Formerly known as Pagoda Park, this small public gathering place was once the home of a Buddhist temple and still holds an important place in Korean history. This significance dates back to the March 1 Movement, part of the nation’s push for independence from Japanese rule, which began here in 1919.
Despite its historical significance, Tapgol Park tends to remain under the radar of most visitors to the South Korean capital. Since few tours include the site, it’s often a quiet spot to get some fresh air and learn a bit more about Seoul’s history. Those with an interest in the supernatural or spooky can visit as part of an evening ghost tour, as the park was purportedly the site where jilted lovers once took their own lives. Things to Know Before You Go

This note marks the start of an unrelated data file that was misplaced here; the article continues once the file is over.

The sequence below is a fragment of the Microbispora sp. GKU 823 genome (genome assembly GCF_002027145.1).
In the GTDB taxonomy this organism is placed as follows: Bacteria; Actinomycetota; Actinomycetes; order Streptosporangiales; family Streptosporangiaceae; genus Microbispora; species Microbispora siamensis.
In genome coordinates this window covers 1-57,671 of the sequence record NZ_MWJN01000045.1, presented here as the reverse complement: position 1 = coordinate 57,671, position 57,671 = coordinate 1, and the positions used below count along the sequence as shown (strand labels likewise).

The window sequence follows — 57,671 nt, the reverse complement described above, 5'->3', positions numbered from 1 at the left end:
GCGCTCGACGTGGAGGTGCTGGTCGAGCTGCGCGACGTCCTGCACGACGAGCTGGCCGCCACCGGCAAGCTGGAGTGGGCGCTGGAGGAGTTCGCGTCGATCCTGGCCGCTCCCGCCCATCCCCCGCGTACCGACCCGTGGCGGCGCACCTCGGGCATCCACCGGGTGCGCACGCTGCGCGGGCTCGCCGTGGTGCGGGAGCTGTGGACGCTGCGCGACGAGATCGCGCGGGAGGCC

- Tapgol Park is a must-visit for those interested in South Korean history.
- Admission to the park is free.
- Tapgol Park has wheelchair-accessible pathways, restrooms, and parking.
How to Get There
To reach Tapgol Park, take the Seoul Subway to Jongno 3(sam)-ga Station (lines 1, 3, and 5) and leave through exit 1. The park is about five minutes away on foot. When to Get There
The best time to visit the park is in the morning or late afternoon in summer, when temperatures are cool, or anytime during the autumn and spring months.
Remnants of a Buddhist Past
This park, the first of its kind in Seoul, was built in 1897 on the grounds of the Wongaksa Temple, which had been destroyed by fire in 1504. All that remains of the temple is a 10-tier marble pagoda covered in intricate carvings. You’ll find it encased in a glass box toward the back of the park. Murals behind the pagoda depict moments from the March 1 Movement.